Geopolitical Report ISSN 2785-2598 Volume 32 Issue 10
Author: Adkhamjon Janobiddinov
Today, the countries of Central Asia have closer ties than ever before, and these bonds are expanding. An example of this is the summits that the states are holding with Central Asia and the frequent state and working visits by Central Asian leaders to each other’s countries. Furthermore, the increase in trade exchange, new border crossing laws can be evidence of that.
Central Asia is a precious geopolitical region. Since ancient times, the region has connected the East and the West. The development of Central Asia will not only benefit Central Asian people but also the whole Eurasian region.
Working together for a stronger Central Asia
Looking at history, one quickly realises that Central Asia stands as one of the most diverse and historically rich regions in the world. Over time, it has witnessed two significant renaissances, fostering the growth of countless influential figures who shaped the development of modern world.
Notably, Al Khwarizmi, hailing from Khorezm, Uzbekistan, gifted us with the foundations of algebra and the revolutionary concept of algorithms, which now form integral components of our everyday gadgets. Equally impressive contributions came from Biruni, who crafted the first-ever globe, and Ibn Sina, celebrated as the father of medicine. Indeed, the list of Central Asia’s impactful historical figures is extensive, as evidenced by the region’s historical monuments and ancient settlements that bear witness to its status as the cradle of early human civilizations.
In 1991, five Central Asian countries – Turkmenistan, Kazakhstan, Kyrgyzstan, Uzbekistan, and Tajikistan – emerged as independent nations following their separation from the former USSR. Initially, limited cooperation characterised the relationships among these newly independent countries. However, in recent years, a remarkable transformation has occurred, strengthening the ties between Central Asian nations and fostering deeper regional cooperation.
Central to this transformation is Uzbekistan, boasting a population of over 36 million, playing a pivotal role in the region’s development. An important milestone in fostering Central Asian partnership was marked by the first official visit of Uzbekistan’s current president, Shavkat Mirziyoyev, to Turkmenistan. This unexpected yet momentous visit can be seen as the genesis of a new era of collaboration among the Central Asian countries.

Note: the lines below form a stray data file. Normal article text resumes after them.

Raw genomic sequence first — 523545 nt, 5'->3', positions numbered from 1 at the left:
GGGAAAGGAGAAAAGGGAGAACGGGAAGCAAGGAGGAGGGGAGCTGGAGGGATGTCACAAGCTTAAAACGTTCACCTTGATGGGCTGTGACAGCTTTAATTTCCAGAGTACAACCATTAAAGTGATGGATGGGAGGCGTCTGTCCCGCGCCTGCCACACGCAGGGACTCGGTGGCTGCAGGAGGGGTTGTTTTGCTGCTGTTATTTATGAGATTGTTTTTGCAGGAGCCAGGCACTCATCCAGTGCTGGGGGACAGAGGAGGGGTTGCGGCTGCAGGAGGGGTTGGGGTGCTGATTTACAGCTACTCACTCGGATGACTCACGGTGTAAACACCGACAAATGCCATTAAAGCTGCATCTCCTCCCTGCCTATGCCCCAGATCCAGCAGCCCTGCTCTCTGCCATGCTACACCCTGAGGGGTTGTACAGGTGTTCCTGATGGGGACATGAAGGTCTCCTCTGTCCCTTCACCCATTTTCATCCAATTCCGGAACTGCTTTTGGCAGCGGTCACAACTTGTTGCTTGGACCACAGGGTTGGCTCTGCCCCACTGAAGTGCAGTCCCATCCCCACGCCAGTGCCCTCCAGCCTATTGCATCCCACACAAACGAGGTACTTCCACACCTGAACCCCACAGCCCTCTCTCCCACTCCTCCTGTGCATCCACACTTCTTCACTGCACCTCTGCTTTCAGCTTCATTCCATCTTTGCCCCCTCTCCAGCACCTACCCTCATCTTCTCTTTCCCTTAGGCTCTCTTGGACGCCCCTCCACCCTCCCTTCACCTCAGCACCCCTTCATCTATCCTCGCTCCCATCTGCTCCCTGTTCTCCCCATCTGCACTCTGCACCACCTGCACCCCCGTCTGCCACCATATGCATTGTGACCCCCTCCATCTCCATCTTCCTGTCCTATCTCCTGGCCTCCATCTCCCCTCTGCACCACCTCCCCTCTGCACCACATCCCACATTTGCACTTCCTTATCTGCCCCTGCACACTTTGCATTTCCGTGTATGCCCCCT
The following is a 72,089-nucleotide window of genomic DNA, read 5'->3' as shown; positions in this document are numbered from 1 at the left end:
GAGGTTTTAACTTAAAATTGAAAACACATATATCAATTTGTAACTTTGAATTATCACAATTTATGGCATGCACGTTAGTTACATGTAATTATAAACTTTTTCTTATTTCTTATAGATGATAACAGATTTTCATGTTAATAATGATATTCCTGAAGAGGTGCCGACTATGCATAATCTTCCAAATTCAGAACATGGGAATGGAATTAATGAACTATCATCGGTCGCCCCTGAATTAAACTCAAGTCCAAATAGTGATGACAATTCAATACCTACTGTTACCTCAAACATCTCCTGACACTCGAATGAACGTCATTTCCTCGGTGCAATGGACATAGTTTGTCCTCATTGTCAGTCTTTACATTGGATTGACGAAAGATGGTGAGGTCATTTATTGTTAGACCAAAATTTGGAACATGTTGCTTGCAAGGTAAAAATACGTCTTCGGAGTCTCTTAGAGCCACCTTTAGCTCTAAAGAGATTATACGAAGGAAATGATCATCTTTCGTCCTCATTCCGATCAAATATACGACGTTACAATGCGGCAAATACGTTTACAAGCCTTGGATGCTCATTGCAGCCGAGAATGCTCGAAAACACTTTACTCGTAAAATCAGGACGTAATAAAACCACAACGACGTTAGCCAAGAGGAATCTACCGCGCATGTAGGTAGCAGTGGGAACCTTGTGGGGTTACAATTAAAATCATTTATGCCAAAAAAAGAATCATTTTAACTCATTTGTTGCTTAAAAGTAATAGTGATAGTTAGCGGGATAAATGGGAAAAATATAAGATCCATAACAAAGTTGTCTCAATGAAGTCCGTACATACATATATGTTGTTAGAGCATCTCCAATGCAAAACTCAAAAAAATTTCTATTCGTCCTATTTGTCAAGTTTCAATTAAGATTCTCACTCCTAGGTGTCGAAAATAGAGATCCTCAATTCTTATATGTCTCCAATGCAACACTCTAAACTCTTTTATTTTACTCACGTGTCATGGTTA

In subsequent diplomatic moves, President Mirziyoyev embarked on visits to Kazakhstan and four other Central Asian nations, during which he signed various agreements pertaining to economics, education, tourism, and other critical sectors.
These visits brought about the opening of borders, trade agreements with Turkmenistan, and eased travel regulations, allowing citizens of Uzbekistan to enter Kyrgyzstan using national ID cards. To further boost regional logistics and foster trade exchange, new border entries and roads have been constructed, making significant strides in supporting Central Asia’s growth and cooperation.
In recent years, Central Asian countries have been actively engaging in regional summits to foster closer cooperation and development. Notably, the Central Asia – GCC Summit took place in July 2023 in Saudi Arabia, followed by the Central Asia – European Council Summit in June 2023 hosted by Kyrgyzstan, and the Central Asia – China Summit in May 2023 held in China.
These remarkable examples underscore the collective ambition of Central Asian nations to achieve growth and prosperity through collaborative efforts. By coming together in such forums, they demonstrate a commitment to mutual progress and a shared vision for the region’s future. These summits serve as crucial platforms for dialogue, partnership-building, and the exploration of common goals, reaffirming the significance of togetherness in driving positive change across Central Asia.
Central Asia is a very essential region in geopolitics and the development of regional cooperation is beneficial for not only Central Asia but also the neighboring regions. From the arguments and examples given above, it is evident that Central Asian countries share a lot of similarities in their foreign policy.
The countries try to establish positive relations with other countries and the international relations for better opportunities and prosperity for their citizens. As President of China, Xi Jinping said in the Central Asia – China Summit in Xi’an: “The world needs a harmonious Central Asia”. And it can be achieved by supporting the partnership between Central Asian countries.
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